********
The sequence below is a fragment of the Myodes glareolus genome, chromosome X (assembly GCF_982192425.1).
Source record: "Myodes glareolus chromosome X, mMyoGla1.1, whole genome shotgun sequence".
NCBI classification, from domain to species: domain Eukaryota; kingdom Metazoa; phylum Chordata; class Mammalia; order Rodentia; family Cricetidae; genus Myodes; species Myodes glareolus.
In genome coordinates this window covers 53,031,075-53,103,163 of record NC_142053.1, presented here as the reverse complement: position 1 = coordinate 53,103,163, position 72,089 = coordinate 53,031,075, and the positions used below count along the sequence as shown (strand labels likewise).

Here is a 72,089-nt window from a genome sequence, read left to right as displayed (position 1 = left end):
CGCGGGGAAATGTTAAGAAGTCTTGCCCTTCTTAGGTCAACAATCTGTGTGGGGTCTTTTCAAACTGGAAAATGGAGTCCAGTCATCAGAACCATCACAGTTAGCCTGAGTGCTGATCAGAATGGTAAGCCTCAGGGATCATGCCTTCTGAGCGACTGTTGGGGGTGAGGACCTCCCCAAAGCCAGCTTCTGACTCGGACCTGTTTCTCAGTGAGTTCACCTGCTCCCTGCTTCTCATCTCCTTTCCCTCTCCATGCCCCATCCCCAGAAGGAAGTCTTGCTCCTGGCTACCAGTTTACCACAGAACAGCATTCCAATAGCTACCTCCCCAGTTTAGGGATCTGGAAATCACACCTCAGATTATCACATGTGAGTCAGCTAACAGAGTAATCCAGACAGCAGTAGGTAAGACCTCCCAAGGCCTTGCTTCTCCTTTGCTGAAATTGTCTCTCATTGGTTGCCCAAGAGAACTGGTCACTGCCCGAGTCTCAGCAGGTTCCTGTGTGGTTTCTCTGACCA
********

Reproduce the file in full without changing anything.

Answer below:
The sequence below is a fragment of the Myodes glareolus genome, chromosome X (assembly GCF_982192425.1).
Source record: "Myodes glareolus chromosome X, mMyoGla1.1, whole genome shotgun sequence".
NCBI classification, from domain to species: domain Eukaryota; kingdom Metazoa; phylum Chordata; class Mammalia; order Rodentia; family Cricetidae; genus Myodes; species Myodes glareolus.
In genome coordinates this window covers 53,031,075-53,103,163 of record NC_142053.1, presented here as the reverse complement: position 1 = coordinate 53,103,163, position 72,089 = coordinate 53,031,075, and the positions used below count along the sequence as shown (strand labels likewise).

Here is a 72,089-nt window from a genome sequence, read left to right as displayed (position 1 = left end):
CGCGGGGAAATGTTAAGAAGTCTTGCCCTTCTTAGGTCAACAATCTGTGTGGGGTCTTTTCAAACTGGAAAATGGAGTCCAGTCATCAGAACCATCACAGTTAGCCTGAGTGCTGATCAGAATGGTAAGCCTCAGGGATCATGCCTTCTGAGCGACTGTTGGGGGTGAGGACCTCCCCAAAGCCAGCTTCTGACTCGGACCTGTTTCTCAGTGAGTTCACCTGCTCCCTGCTTCTCATCTCCTTTCCCTCTCCATGCCCCATCCCCAGAAGGAAGTCTTGCTCCTGGCTACCAGTTTACCACAGAACAGCATTCCAATAGCTACCTCCCCAGTTTAGGGATCTGGAAATCACACCTCAGATTATCACATGTGAGTCAGCTAACAGAGTAATCCAGACAGCAGTAGGTAAGACCTCCCAAGGCCTTGCTTCTCCTTTGCTGAAATTGTCTCTCATTGGTTGCCCAAGAGAACTGGTCACTGCCCGAGTCTCAGCAGGTTCCTGTGTGGTTTCTCTGACCA